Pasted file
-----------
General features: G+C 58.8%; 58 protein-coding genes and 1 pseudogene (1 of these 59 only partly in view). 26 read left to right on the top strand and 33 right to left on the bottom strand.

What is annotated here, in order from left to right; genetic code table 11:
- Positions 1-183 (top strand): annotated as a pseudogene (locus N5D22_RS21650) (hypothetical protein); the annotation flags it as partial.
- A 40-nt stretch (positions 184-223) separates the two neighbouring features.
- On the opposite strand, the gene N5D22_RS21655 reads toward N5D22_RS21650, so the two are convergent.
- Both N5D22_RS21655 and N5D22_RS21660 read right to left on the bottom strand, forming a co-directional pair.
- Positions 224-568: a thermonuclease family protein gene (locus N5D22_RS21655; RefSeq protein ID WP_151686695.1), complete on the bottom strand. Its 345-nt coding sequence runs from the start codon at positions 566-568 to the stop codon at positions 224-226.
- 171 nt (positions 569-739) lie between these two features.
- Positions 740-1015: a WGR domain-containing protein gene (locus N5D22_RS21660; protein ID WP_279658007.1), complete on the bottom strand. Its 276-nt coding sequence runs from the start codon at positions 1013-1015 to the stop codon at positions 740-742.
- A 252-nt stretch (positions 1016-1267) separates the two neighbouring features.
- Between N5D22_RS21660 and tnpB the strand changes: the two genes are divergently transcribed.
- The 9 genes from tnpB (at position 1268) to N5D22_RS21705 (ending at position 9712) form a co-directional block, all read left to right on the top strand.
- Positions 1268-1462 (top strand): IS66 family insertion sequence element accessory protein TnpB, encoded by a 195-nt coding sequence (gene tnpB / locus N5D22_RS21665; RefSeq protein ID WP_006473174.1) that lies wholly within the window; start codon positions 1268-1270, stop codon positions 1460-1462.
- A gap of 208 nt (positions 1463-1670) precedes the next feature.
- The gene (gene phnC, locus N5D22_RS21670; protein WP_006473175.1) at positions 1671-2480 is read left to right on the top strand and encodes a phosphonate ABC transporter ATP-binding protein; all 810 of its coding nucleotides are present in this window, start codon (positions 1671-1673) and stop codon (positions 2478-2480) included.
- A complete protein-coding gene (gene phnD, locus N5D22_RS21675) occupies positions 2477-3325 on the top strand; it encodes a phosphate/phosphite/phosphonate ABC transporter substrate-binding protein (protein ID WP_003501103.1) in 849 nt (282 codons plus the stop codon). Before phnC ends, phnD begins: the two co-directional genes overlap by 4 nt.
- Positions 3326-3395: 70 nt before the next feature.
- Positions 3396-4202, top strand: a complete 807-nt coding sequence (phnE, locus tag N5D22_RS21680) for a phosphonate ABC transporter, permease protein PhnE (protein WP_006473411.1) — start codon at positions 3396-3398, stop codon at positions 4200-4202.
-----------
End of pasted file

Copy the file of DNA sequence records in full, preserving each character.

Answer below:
General features: G+C 58.8%; 58 protein-coding genes and 1 pseudogene (1 of these 59 only partly in view). 26 read left to right on the top strand and 33 right to left on the bottom strand.

What is annotated here, in order from left to right; genetic code table 11:
- Positions 1-183 (top strand): annotated as a pseudogene (locus N5D22_RS21650) (hypothetical protein); the annotation flags it as partial.
- A 40-nt stretch (positions 184-223) separates the two neighbouring features.
- On the opposite strand, the gene N5D22_RS21655 reads toward N5D22_RS21650, so the two are convergent.
- Both N5D22_RS21655 and N5D22_RS21660 read right to left on the bottom strand, forming a co-directional pair.
- Positions 224-568: a thermonuclease family protein gene (locus N5D22_RS21655; RefSeq protein ID WP_151686695.1), complete on the bottom strand. Its 345-nt coding sequence runs from the start codon at positions 566-568 to the stop codon at positions 224-226.
- 171 nt (positions 569-739) lie between these two features.
- Positions 740-1015: a WGR domain-containing protein gene (locus N5D22_RS21660; protein ID WP_279658007.1), complete on the bottom strand. Its 276-nt coding sequence runs from the start codon at positions 1013-1015 to the stop codon at positions 740-742.
- A 252-nt stretch (positions 1016-1267) separates the two neighbouring features.
- Between N5D22_RS21660 and tnpB the strand changes: the two genes are divergently transcribed.
- The 9 genes from tnpB (at position 1268) to N5D22_RS21705 (ending at position 9712) form a co-directional block, all read left to right on the top strand.
- Positions 1268-1462 (top strand): IS66 family insertion sequence element accessory protein TnpB, encoded by a 195-nt coding sequence (gene tnpB / locus N5D22_RS21665; RefSeq protein ID WP_006473174.1) that lies wholly within the window; start codon positions 1268-1270, stop codon positions 1460-1462.
- A gap of 208 nt (positions 1463-1670) precedes the next feature.
- The gene (gene phnC, locus N5D22_RS21670; protein WP_006473175.1) at positions 1671-2480 is read left to right on the top strand and encodes a phosphonate ABC transporter ATP-binding protein; all 810 of its coding nucleotides are present in this window, start codon (positions 1671-1673) and stop codon (positions 2478-2480) included.
- A complete protein-coding gene (gene phnD, locus N5D22_RS21675) occupies positions 2477-3325 on the top strand; it encodes a phosphate/phosphite/phosphonate ABC transporter substrate-binding protein (protein ID WP_003501103.1) in 849 nt (282 codons plus the stop codon). Before phnC ends, phnD begins: the two co-directional genes overlap by 4 nt.
- Positions 3326-3395: 70 nt before the next feature.
- Positions 3396-4202, top strand: a complete 807-nt coding sequence (phnE, locus tag N5D22_RS21680) for a phosphonate ABC transporter, permease protein PhnE (protein WP_006473411.1) — start codon at positions 3396-3398, stop codon at positions 4200-4202.